And so the people spoke. As the results trickled in during the night it gradually became clear that the UK was heading towards Brexit. Flying in the face of the majority of experts and academics, the public chose to leave the European Union. To be precise - 51.9 percent chose to leave.
For the other 48.1 percent and indeed the rest of the world, the shock is still resonating. No one, on either side, knows what is going to happen – economically, politically or socially. Prime Minister Cameron has resigned, the pound has fallen to the lowest level for over 30 years, and an initial 120 billion pounds has been wiped off the FTSE 100.
The close nature of the result highlights a stark split in the will of the population, not just from person to person but, perhaps more significantly, from country to country. Not a single area in Scotland voted to leave the EU with a total of 62 percent voting against the proposed Brexit. This has inevitably led to calls for a second referendum on Scottish independence. Having narrowly voted against independence from the UK in 2014, the First Minister of Scotland, Nicola Sturgeon, has said another vote is ‘highly likely’.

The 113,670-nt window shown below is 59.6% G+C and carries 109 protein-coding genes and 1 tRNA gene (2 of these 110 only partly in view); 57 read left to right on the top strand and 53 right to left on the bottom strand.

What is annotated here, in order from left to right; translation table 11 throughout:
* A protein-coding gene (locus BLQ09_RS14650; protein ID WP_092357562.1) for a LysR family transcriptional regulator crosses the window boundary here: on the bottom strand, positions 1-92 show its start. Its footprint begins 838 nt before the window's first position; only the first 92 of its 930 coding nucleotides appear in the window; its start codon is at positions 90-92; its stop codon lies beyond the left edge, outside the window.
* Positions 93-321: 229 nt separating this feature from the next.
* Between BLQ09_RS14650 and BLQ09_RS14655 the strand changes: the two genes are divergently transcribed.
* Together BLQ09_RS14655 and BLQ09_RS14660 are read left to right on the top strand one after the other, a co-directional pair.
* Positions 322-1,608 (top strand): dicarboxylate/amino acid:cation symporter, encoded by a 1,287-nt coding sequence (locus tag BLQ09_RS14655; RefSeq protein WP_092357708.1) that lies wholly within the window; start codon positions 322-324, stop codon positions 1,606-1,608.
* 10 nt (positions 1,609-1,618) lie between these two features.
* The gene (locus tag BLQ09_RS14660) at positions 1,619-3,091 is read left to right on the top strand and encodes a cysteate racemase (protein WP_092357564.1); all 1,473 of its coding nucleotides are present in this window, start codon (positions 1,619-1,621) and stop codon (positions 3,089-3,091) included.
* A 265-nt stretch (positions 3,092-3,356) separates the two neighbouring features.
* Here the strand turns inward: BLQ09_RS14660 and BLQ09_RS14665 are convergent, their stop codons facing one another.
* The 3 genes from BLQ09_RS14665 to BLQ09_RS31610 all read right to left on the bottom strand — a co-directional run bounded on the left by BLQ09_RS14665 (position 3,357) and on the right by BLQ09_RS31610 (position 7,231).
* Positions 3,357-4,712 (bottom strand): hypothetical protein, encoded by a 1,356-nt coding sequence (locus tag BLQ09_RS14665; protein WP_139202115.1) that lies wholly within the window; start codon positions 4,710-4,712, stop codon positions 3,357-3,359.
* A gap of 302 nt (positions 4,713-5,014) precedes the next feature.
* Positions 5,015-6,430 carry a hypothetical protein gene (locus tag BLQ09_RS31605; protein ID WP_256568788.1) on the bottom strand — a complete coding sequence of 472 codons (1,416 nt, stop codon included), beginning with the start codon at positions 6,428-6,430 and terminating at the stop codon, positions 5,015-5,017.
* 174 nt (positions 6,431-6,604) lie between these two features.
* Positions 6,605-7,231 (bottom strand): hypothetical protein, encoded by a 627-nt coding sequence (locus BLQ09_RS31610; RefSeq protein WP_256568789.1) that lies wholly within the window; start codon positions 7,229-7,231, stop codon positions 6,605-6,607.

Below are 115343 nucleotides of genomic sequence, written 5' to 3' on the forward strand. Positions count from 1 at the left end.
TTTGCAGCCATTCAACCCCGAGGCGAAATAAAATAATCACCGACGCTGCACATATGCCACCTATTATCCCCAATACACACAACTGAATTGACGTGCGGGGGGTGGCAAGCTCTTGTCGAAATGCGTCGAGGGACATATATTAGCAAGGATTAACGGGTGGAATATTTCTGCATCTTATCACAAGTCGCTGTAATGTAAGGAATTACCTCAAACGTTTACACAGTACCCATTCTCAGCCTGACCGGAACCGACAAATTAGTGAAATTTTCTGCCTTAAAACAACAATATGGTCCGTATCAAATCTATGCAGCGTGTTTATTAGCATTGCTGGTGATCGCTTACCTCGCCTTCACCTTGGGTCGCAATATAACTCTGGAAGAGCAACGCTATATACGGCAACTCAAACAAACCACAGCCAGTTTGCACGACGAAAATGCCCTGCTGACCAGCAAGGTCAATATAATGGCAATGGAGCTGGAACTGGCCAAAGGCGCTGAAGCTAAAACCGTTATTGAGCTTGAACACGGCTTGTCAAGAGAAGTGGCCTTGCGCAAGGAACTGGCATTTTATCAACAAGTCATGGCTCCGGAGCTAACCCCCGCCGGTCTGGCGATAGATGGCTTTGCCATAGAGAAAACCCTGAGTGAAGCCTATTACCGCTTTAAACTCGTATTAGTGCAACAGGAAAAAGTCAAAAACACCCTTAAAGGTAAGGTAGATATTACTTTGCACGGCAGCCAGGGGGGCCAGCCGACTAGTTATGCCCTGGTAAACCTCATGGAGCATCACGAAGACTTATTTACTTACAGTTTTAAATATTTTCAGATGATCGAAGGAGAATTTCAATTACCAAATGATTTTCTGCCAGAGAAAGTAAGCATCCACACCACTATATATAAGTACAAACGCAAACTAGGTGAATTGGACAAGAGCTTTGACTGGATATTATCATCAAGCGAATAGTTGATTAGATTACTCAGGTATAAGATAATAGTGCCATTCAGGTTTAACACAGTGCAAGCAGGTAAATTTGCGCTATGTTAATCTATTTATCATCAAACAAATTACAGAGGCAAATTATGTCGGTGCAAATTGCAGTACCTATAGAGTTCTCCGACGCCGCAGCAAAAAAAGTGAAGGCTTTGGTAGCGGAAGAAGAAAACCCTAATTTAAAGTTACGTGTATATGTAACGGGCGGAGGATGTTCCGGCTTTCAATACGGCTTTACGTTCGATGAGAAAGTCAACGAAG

Today’s result might not just pull the United Kingdom out of the European Union, it may well end up tearing this divided nation apart.
This infographic shows a regional breakdown of the United Kingdom EU referendum results.